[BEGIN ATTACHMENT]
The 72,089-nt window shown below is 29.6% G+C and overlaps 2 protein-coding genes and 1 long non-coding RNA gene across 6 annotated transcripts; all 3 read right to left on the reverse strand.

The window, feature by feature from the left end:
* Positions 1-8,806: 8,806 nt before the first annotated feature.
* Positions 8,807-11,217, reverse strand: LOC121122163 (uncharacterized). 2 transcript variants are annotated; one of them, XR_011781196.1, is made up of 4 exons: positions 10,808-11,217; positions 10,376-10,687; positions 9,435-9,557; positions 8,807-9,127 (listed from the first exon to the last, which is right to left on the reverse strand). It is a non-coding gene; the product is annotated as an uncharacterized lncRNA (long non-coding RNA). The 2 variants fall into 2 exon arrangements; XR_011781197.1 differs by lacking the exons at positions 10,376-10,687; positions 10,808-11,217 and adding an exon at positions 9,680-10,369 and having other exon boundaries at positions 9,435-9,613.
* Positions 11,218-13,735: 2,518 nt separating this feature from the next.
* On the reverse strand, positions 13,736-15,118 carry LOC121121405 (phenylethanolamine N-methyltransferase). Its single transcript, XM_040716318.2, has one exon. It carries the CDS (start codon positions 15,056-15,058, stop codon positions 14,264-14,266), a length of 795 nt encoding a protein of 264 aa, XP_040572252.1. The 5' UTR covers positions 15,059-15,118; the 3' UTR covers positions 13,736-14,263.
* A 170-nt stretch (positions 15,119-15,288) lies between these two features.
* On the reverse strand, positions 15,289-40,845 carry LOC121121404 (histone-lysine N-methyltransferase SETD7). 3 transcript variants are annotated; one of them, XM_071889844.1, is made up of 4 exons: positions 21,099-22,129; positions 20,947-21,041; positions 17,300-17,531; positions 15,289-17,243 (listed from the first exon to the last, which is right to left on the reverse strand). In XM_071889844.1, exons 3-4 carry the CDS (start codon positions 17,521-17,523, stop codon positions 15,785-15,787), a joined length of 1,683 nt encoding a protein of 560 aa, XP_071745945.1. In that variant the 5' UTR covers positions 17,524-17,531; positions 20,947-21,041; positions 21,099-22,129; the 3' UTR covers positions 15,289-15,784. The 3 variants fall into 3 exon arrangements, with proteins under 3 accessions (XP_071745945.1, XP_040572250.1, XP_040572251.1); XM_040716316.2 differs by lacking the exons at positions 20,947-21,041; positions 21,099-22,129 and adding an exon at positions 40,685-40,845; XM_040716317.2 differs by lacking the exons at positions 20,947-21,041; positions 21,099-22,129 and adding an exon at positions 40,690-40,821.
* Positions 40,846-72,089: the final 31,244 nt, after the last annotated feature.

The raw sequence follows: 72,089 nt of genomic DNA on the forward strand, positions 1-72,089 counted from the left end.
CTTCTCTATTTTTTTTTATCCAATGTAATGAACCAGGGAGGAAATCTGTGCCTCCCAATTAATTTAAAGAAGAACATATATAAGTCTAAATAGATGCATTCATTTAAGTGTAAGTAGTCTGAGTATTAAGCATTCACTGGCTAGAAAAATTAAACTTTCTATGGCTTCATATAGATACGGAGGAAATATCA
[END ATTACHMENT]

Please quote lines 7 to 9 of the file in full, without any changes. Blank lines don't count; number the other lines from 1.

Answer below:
* A 170-nt stretch (positions 15,119-15,288) lies between these two features.
* On the reverse strand, positions 15,289-40,845 carry LOC121121404 (histone-lysine N-methyltransferase SETD7). 3 transcript variants are annotated; one of them, XM_071889844.1, is made up of 4 exons: positions 21,099-22,129; positions 20,947-21,041; positions 17,300-17,531; positions 15,289-17,243 (listed from the first exon to the last, which is right to left on the reverse strand). In XM_071889844.1, exons 3-4 carry the CDS (start codon positions 17,521-17,523, stop codon positions 15,785-15,787), a joined length of 1,683 nt encoding a protein of 560 aa, XP_071745945.1. In that variant the 5' UTR covers positions 17,524-17,531; positions 20,947-21,041; positions 21,099-22,129; the 3' UTR covers positions 15,289-15,784. The 3 variants fall into 3 exon arrangements, with proteins under 3 accessions (XP_071745945.1, XP_040572250.1, XP_040572251.1); XM_040716316.2 differs by lacking the exons at positions 20,947-21,041; positions 21,099-22,129 and adding an exon at positions 40,685-40,845; XM_040716317.2 differs by lacking the exons at positions 20,947-21,041; positions 21,099-22,129 and adding an exon at positions 40,690-40,821.
* Positions 40,846-72,089: the final 31,244 nt, after the last annotated feature.